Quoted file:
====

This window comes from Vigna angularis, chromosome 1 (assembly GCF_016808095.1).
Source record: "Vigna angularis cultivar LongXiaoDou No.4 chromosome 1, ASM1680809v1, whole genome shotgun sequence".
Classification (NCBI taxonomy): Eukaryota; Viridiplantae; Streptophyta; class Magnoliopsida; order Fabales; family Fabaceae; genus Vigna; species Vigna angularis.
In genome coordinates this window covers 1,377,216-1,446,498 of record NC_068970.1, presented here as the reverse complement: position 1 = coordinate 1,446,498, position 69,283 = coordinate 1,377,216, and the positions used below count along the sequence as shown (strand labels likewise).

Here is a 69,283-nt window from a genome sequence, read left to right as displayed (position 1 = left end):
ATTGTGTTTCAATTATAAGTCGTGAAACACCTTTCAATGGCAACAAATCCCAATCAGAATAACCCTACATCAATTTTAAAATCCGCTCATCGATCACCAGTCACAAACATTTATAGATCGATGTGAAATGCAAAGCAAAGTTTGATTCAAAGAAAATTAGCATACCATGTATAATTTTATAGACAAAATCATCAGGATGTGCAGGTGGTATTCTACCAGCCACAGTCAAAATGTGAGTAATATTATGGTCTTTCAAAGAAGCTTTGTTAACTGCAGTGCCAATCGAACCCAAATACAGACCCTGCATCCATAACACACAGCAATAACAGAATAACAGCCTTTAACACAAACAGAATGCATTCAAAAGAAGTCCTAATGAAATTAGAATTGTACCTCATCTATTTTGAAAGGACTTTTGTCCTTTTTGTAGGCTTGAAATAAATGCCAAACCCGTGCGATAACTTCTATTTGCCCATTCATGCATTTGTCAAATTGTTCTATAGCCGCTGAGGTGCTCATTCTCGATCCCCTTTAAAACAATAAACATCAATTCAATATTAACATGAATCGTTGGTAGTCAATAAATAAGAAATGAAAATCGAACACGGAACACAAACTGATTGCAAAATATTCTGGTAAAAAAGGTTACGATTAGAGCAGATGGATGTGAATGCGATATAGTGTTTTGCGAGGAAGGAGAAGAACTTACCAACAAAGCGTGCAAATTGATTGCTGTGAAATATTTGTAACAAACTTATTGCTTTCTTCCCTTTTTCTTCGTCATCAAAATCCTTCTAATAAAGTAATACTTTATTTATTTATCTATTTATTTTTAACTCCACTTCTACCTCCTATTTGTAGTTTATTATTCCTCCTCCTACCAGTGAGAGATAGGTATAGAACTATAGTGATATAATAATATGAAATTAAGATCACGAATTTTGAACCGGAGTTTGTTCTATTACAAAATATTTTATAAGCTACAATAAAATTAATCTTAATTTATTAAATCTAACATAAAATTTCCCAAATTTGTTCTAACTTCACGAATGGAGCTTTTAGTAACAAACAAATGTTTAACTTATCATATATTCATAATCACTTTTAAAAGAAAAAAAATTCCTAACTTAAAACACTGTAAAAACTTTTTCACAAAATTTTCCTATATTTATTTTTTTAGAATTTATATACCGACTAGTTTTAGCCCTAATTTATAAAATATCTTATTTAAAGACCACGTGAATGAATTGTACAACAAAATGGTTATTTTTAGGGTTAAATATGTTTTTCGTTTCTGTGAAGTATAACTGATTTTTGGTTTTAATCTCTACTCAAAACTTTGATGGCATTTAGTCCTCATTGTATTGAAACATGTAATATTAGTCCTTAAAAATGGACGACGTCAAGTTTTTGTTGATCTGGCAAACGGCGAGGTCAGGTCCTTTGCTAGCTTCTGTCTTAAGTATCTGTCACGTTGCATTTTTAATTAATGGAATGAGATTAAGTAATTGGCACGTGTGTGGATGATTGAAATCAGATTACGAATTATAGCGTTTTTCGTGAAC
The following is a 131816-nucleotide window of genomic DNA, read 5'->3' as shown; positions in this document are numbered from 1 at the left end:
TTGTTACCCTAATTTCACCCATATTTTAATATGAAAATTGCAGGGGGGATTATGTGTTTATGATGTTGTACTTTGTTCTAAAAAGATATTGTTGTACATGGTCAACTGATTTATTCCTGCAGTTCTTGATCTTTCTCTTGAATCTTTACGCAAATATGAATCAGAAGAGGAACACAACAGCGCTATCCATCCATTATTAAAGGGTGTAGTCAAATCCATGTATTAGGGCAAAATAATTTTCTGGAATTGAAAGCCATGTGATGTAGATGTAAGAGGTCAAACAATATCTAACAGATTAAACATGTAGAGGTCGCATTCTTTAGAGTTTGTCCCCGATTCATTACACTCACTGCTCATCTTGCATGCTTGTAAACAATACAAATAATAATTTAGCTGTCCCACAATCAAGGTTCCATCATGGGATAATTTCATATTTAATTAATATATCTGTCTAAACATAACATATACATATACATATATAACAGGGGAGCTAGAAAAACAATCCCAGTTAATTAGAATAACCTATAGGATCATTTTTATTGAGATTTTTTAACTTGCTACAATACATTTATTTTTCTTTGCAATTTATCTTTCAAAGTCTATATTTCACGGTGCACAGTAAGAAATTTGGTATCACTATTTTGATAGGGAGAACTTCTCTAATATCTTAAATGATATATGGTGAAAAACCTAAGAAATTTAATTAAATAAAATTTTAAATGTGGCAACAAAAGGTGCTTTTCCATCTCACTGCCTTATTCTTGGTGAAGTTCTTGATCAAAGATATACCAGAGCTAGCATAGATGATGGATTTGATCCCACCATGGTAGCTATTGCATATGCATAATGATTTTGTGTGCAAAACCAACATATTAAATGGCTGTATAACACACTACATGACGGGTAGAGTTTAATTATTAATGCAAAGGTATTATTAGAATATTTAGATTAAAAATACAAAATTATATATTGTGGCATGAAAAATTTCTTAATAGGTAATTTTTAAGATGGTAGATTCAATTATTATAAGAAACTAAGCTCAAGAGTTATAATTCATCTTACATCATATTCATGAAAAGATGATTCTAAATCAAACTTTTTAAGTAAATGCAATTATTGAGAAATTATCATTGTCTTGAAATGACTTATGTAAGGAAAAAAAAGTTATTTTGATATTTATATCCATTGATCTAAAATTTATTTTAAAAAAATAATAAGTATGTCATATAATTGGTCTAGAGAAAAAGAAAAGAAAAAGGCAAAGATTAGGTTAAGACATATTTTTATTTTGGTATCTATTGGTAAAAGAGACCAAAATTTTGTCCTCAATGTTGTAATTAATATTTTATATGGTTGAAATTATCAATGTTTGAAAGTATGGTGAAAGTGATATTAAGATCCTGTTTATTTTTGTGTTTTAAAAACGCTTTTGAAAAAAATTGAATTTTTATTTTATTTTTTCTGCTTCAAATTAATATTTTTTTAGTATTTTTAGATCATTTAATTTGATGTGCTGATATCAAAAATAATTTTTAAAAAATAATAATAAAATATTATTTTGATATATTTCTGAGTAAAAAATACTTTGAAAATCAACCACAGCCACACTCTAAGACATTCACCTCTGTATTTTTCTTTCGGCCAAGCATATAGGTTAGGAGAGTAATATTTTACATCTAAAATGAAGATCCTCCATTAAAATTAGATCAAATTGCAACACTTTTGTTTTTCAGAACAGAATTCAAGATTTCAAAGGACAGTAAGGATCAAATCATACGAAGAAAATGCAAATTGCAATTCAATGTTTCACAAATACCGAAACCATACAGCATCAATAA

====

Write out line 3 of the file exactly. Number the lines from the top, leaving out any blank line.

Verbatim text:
Classification (NCBI taxonomy): Eukaryota; Viridiplantae; Streptophyta; class Magnoliopsida; order Fabales; family Fabaceae; genus Vigna; species Vigna angularis.